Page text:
Aside from centralizing key functions, have you changed your global strategy in any other way?
Yes. In 2007 we switched from a system where we paired a major market with a growth market, such as Germany with Eastern Europe. Now we segment countries based on whether they are major markets or growth markets, and they run on different operating platforms accordingly. For example, in major markets we drive for productivity, whereas in emerging markets we drive for growth. So even in the recession we invested in growth markets at a rate about 10 points higher than in major markets. As a result, we’ve seen the revenue from growth markets grow from 12% of our business in 2003 to 21% last year, and we expect to approach 30% by 2015.
One interesting note is that while the overall growth rate in those markets has been very predictable, on a country-by-country basis it’s been very volatile. That really emphasizes the value of running back-office operations not within each country but in a [centralized] way. You don’t want finance trapped in a country that is up 30% one year, down 30% the next — you want it in a shell so it can apply its capabilities across all countries.
IBM’s performance over the past few years makes it appear almost unaffected by the recession, yet that can’t be the case.
A couple of things helped us. First, our roadmap told each unit what its commitment was through 2010, and each was expected to stay on that trajectory. We made it very, very clear that we weren’t coming off our numbers because of the recession. And second, the fact that a large part of our business is annuity-based reduces the impact of turbulent times.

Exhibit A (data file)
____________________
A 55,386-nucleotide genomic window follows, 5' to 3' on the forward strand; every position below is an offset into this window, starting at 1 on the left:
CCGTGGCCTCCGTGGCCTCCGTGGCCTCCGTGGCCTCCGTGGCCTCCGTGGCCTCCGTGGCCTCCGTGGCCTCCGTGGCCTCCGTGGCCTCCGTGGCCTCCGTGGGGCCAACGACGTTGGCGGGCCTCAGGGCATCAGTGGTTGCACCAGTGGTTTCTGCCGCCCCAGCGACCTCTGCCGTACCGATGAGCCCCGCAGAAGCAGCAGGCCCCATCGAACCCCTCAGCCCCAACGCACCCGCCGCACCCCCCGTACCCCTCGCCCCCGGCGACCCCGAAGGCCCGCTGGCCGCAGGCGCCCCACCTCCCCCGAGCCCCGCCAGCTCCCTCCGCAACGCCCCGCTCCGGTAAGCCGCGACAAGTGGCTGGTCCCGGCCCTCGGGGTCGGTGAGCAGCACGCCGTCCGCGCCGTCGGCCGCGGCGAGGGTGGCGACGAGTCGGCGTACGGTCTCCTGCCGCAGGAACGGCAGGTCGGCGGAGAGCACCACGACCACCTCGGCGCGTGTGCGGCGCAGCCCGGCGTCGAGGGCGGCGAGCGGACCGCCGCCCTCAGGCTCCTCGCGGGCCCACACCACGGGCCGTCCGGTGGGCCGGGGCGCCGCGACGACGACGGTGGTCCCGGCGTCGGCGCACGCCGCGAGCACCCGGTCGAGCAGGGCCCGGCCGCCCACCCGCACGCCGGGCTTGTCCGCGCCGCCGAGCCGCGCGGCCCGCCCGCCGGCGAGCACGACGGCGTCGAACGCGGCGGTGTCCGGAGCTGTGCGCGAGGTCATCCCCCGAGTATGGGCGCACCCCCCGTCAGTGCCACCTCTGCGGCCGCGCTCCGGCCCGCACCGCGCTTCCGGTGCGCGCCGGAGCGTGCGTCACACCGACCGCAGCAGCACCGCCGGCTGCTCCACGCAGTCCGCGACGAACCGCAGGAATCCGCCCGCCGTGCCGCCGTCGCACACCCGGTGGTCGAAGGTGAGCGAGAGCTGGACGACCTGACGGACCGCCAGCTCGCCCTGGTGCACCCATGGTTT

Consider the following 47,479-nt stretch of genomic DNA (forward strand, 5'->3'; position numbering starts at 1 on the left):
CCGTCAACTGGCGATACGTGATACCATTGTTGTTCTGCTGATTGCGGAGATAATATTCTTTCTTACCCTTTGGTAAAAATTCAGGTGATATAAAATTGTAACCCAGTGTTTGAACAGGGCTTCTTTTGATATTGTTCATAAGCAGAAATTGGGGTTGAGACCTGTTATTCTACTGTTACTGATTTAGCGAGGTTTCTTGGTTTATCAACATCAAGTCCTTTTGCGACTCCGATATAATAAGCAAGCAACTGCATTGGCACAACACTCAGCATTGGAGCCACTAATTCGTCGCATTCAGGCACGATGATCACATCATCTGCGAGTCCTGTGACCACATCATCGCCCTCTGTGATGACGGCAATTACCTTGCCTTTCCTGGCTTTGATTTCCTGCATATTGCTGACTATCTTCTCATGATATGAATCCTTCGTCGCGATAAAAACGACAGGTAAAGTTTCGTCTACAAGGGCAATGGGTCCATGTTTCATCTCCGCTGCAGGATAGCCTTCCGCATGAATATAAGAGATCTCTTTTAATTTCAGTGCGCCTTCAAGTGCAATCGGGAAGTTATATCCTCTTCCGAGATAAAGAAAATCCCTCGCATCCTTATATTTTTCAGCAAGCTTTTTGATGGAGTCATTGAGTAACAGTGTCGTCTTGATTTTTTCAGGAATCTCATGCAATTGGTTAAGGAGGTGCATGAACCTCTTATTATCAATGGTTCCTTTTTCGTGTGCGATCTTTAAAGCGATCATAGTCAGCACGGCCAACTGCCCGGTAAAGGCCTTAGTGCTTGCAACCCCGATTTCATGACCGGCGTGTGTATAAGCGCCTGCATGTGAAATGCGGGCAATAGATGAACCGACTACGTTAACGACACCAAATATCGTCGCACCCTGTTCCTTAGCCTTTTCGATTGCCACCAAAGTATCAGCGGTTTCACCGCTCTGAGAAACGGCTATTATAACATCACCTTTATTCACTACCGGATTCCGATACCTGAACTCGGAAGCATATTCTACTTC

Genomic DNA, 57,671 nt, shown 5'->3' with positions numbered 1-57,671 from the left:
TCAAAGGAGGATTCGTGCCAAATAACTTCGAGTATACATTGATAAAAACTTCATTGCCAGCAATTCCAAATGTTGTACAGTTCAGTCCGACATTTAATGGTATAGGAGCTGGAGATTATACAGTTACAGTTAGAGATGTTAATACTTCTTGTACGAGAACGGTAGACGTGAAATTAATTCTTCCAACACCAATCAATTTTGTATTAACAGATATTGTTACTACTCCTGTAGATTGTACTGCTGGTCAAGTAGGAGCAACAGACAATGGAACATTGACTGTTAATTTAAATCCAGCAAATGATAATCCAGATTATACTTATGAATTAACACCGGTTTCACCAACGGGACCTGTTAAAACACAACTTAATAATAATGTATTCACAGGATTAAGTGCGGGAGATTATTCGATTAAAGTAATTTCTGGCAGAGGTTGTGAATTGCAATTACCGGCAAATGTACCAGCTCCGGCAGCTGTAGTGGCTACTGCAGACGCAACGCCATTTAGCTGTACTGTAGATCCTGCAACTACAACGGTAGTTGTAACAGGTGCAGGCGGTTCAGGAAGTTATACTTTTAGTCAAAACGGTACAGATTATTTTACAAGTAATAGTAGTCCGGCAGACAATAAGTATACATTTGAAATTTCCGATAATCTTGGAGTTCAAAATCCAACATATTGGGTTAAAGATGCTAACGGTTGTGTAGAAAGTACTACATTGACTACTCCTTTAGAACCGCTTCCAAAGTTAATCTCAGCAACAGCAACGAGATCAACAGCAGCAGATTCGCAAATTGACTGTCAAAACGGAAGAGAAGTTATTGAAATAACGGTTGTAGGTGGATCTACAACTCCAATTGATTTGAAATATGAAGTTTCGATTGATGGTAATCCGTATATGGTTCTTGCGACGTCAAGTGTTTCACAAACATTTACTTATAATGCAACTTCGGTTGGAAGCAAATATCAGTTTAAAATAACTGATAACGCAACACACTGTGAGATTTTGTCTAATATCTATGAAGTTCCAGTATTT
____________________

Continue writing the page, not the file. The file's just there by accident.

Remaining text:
What is the “roadmap” all about?
In 2007 we realized that, as a result of our transformation, investors weren’t sure how to model us, so we developed a roadmap explaining where we were going through 2010.
It began as a communications tool, a way to articulate both strategic and tactical goals so investors would have more clarity, but soon we were using it internally for all kinds of goal-setting, because it really helped us look well beyond the next quarter. It was very galvanizing, so as we reached the end of the period covered by that map, we developed a new one through 2015.
The first version was created top-down, but the one we’re operating under now was developed bottom-up. It’s a roll-up of the business plans of every unit, and I can go to managers anywhere in the world and ask them to tell me how they stand in relation to the roadmap and I’m sure they could all do it. It’s a different kind of collaboration between finance and operations, and it gets back to that co-pilot concept I mentioned earlier. We aren’t here to mark people’s papers. We’re here to be part of the team. We’re really against cost-cutting just to make it through a specific project or situation.
The current roadmap calls for $8 billion in savings between 2011 and 2015. To what degree does finance “own” that goal, or take front-line responsibility for driving it?
The power of the roadmap is that it is not simply a financial plan. It is owned by every leader in the business who is accountable for results, and that includes my team. It’s a bottom-up approach planned with, plumbed through, and executed at every level of the business.
What risks are most top-of-mind for you right now?
We see several tremendous opportunities in the marketplace: business analytics, cloud computing, Our Smarter Planet initiative [using data to drive actionable insights, particularly to solve large-scale problems], and emerging economies. For me, the biggest risk is missing one of those opportunities. That’s what has motivated us to continue to invest throughout the downturn and into the future.
Scott Leibs is editor-in-chief of CFO.